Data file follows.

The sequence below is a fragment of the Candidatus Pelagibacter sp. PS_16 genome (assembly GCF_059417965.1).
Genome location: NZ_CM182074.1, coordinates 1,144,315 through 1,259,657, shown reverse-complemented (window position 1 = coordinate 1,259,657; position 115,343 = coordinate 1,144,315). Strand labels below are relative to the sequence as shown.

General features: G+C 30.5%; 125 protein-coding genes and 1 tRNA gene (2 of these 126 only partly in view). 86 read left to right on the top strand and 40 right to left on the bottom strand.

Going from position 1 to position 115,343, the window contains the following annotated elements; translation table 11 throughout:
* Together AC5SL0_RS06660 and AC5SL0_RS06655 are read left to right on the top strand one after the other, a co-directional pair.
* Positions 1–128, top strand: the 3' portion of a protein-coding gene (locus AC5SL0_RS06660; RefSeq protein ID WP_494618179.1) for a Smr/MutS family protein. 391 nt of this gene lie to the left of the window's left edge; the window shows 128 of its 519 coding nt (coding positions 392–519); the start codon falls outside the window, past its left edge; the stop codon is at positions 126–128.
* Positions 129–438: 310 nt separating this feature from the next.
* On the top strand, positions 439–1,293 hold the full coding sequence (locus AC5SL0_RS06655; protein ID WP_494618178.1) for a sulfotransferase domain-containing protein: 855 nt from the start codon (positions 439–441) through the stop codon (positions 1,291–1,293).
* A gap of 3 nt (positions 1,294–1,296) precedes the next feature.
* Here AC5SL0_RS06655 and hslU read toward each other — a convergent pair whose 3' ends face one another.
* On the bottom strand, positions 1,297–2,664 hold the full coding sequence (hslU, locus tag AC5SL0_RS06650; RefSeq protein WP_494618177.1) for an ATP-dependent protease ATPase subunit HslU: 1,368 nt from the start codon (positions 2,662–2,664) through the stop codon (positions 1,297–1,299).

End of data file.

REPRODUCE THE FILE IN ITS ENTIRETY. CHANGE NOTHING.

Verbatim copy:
The sequence below is a fragment of the Candidatus Pelagibacter sp. PS_16 genome (assembly GCF_059417965.1).
Genome location: NZ_CM182074.1, coordinates 1,144,315 through 1,259,657, shown reverse-complemented (window position 1 = coordinate 1,259,657; position 115,343 = coordinate 1,144,315). Strand labels below are relative to the sequence as shown.

General features: G+C 30.5%; 125 protein-coding genes and 1 tRNA gene (2 of these 126 only partly in view). 86 read left to right on the top strand and 40 right to left on the bottom strand.

Going from position 1 to position 115,343, the window contains the following annotated elements; translation table 11 throughout:
* Together AC5SL0_RS06660 and AC5SL0_RS06655 are read left to right on the top strand one after the other, a co-directional pair.
* Positions 1–128, top strand: the 3' portion of a protein-coding gene (locus AC5SL0_RS06660; RefSeq protein ID WP_494618179.1) for a Smr/MutS family protein. 391 nt of this gene lie to the left of the window's left edge; the window shows 128 of its 519 coding nt (coding positions 392–519); the start codon falls outside the window, past its left edge; the stop codon is at positions 126–128.
* Positions 129–438: 310 nt separating this feature from the next.
* On the top strand, positions 439–1,293 hold the full coding sequence (locus AC5SL0_RS06655; protein ID WP_494618178.1) for a sulfotransferase domain-containing protein: 855 nt from the start codon (positions 439–441) through the stop codon (positions 1,291–1,293).
* A gap of 3 nt (positions 1,294–1,296) precedes the next feature.
* Here AC5SL0_RS06655 and hslU read toward each other — a convergent pair whose 3' ends face one another.
* On the bottom strand, positions 1,297–2,664 hold the full coding sequence (hslU, locus tag AC5SL0_RS06650; RefSeq protein WP_494618177.1) for an ATP-dependent protease ATPase subunit HslU: 1,368 nt from the start codon (positions 2,662–2,664) through the stop codon (positions 1,297–1,299).